Talk about the potential for stress. How about racing around Disney World with 11 people, no less, with kids who range from five to college age?
But one family I meet are all smiles—even as they wait 40 minutes in line at Epcot to see Soarin’ — the popular attraction that makes you feel as if you are hang-gliding over California.
“I think this is the best trip I’ve ever done,” one of the adults opines.
Even the rain doesn’t get them down. “I wish it would rain ever day,” they joked. “There were no lines!” They made sure to make reservations for dinners (they are a big group, after all,) and those special character meals. Buying the Disney meal plan helped, they added. Not only did they save significant bucks but had their choice of restaurants.
Getting the kids involved in the planning certainly helps too. That’s why I hope you’ll check out my new Kid’s Guide to Orlando that’s packed with fun facts, tips from local kids and suggestions on how to de-stress the experience.
A liberal dose of pixie dust certainly helps.
The Disney resorts have just announced Limited Time Magic for all of 2013 –52 weeks of what they promise will be magical experiences that appear, then disappear as the next special surprise debuts.
There will be a Pirate Week during a bicoastal buccaneer bash in which Disneyland and Walt Disney World become pirate-palooza: pirate bands, pirate meet-and-greets and more.
Valentine’s Day in 2013 that becomes Valentine’s Week with Disney castles blushing pink, surprise meet-and-greets with Disney princes and princesses, and candlelit dinners for couples in love.
Come next July, Disney Parks salutes America with a 4th of July Fireworks Party — for an entire week, with patriotic lighting bathing the Disney castles on both coasts. Mickey Mouse appears in his patriotic finest and guests will find special USA shirts, Ear Hats and other limited-edition souvenirs.
And during “Long Lost Friends Week,” lesser-known Disney characters will move from the shadows to the spotlight — Flik, Clarabelle Cow, Remy, Tweedle Dee and Tweedle Dum will be on hand for photo ops.
This is all inspired, Disney officials say, by the notion that many most cherished vacation memories are made during such special, but fleeting moments when families spend time together.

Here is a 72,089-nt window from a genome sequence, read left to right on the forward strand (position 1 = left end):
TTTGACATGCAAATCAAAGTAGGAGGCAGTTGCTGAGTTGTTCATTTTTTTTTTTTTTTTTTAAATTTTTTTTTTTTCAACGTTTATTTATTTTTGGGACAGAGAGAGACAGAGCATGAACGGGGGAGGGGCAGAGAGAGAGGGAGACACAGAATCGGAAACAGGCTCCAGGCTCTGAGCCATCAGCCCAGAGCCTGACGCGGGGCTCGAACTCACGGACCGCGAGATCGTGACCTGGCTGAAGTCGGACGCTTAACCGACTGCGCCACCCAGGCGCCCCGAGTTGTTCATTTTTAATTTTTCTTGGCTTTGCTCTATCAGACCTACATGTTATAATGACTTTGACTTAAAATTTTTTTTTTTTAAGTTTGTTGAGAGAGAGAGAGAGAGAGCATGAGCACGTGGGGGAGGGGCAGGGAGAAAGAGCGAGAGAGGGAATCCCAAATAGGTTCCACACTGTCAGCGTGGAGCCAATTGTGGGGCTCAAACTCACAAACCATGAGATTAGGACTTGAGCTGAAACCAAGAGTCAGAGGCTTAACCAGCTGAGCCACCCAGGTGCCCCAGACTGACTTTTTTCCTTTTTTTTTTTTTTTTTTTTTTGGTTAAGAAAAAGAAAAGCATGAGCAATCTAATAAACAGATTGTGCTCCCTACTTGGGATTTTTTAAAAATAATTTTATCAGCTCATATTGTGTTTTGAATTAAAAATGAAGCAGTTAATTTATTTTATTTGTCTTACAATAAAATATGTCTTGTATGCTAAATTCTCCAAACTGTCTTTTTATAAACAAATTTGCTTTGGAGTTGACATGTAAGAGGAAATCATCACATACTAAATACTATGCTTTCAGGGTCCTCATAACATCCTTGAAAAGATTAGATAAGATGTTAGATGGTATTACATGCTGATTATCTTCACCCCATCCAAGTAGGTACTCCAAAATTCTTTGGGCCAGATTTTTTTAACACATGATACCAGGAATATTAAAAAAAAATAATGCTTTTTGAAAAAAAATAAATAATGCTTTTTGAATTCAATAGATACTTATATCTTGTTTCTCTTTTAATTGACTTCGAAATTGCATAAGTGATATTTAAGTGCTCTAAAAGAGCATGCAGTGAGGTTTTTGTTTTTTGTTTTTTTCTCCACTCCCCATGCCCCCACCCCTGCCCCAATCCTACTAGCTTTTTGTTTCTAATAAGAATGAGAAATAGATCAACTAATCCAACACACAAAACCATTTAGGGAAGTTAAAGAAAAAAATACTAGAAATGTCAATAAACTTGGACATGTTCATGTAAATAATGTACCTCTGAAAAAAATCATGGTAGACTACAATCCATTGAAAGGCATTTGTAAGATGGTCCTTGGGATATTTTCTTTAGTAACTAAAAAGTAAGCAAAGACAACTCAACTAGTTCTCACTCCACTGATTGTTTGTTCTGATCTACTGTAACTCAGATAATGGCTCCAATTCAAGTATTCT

Taking the kids to see Mickey, Minnie and all their favorite characters, villians and princesses is never easy and always expensive. That’s why I’m glad to see Disney upping the ante for families to help them get more bang out of their theme park buck.
Knowing where to go when can help too. Check out The Undercover Tourist App that not only offers maps of the park but tells them all the waiting times, show and parade schedules.
And if you’ve got a baby in tow, make sure to check out the parks’ baby centers where you can nurse, feed a baby in a high chair, change a diaper and buy anything you need from baby food to formula to diapers, even baby pain relievers.
Of course first time visitors always wish some things were better—more information about character “meet and greats” so you don’t get there to discover the line is closed (that’s why character meals are so great when all of the characters come to your table for autographs and photos), more information about the transit system (yes, sometimes it can take upwards of two hours to get from a resort to a particular park).
One mom I met is a fan of park-hopper passes, though they are more expensive. “You can do one park in the morning, go back and take a rest and do another in the evening,” she explained. It helps to bring grandma along too.
It also helps to score a good deal—like those offered by Southwest Vacation with theme park tickets to Disneyland Resort now starting at $47 per person, per day. (Book the vacation package through November 8, for travel through the end of March. )
For the best deals in Orlando, check out www.visitorlando.com
“Every day is better than the day before,” one dad visiting Disney World from Australia told me. “The kids like everything.”
And you can’t ask for more than that.